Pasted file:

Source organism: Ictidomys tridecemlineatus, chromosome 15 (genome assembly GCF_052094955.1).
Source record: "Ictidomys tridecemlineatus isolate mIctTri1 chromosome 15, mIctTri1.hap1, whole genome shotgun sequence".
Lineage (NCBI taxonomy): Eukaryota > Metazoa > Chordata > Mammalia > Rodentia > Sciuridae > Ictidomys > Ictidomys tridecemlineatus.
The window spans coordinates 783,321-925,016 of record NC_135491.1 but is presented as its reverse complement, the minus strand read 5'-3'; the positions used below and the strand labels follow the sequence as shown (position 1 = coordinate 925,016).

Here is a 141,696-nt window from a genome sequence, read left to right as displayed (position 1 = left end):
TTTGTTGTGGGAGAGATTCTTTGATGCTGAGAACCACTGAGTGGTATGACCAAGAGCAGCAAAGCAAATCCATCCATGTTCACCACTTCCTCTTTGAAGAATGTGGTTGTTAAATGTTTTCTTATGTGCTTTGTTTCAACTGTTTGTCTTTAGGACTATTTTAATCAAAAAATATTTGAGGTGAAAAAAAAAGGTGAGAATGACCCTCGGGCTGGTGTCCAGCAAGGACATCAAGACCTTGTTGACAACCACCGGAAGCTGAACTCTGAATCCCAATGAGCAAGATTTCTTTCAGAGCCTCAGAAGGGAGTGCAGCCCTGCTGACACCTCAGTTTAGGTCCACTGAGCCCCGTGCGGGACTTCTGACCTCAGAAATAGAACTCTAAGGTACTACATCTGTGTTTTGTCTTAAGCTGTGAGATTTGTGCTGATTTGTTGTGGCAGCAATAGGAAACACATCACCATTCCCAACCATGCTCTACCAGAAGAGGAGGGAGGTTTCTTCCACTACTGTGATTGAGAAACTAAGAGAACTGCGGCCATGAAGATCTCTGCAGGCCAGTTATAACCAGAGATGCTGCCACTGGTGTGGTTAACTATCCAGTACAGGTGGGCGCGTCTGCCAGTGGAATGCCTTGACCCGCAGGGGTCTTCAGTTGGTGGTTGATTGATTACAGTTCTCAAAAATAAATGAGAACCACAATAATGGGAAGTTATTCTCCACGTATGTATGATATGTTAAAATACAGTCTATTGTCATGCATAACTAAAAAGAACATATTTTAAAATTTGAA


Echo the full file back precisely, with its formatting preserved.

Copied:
Source organism: Ictidomys tridecemlineatus, chromosome 15 (genome assembly GCF_052094955.1).
Source record: "Ictidomys tridecemlineatus isolate mIctTri1 chromosome 15, mIctTri1.hap1, whole genome shotgun sequence".
Lineage (NCBI taxonomy): Eukaryota > Metazoa > Chordata > Mammalia > Rodentia > Sciuridae > Ictidomys > Ictidomys tridecemlineatus.
The window spans coordinates 783,321-925,016 of record NC_135491.1 but is presented as its reverse complement, the minus strand read 5'-3'; the positions used below and the strand labels follow the sequence as shown (position 1 = coordinate 925,016).

Here is a 141,696-nt window from a genome sequence, read left to right as displayed (position 1 = left end):
TTTGTTGTGGGAGAGATTCTTTGATGCTGAGAACCACTGAGTGGTATGACCAAGAGCAGCAAAGCAAATCCATCCATGTTCACCACTTCCTCTTTGAAGAATGTGGTTGTTAAATGTTTTCTTATGTGCTTTGTTTCAACTGTTTGTCTTTAGGACTATTTTAATCAAAAAATATTTGAGGTGAAAAAAAAAGGTGAGAATGACCCTCGGGCTGGTGTCCAGCAAGGACATCAAGACCTTGTTGACAACCACCGGAAGCTGAACTCTGAATCCCAATGAGCAAGATTTCTTTCAGAGCCTCAGAAGGGAGTGCAGCCCTGCTGACACCTCAGTTTAGGTCCACTGAGCCCCGTGCGGGACTTCTGACCTCAGAAATAGAACTCTAAGGTACTACATCTGTGTTTTGTCTTAAGCTGTGAGATTTGTGCTGATTTGTTGTGGCAGCAATAGGAAACACATCACCATTCCCAACCATGCTCTACCAGAAGAGGAGGGAGGTTTCTTCCACTACTGTGATTGAGAAACTAAGAGAACTGCGGCCATGAAGATCTCTGCAGGCCAGTTATAACCAGAGATGCTGCCACTGGTGTGGTTAACTATCCAGTACAGGTGGGCGCGTCTGCCAGTGGAATGCCTTGACCCGCAGGGGTCTTCAGTTGGTGGTTGATTGATTACAGTTCTCAAAAATAAATGAGAACCACAATAATGGGAAGTTATTCTCCACGTATGTATGATATGTTAAAATACAGTCTATTGTCATGCATAACTAAAAAGAACATATTTTAAAATTTGAA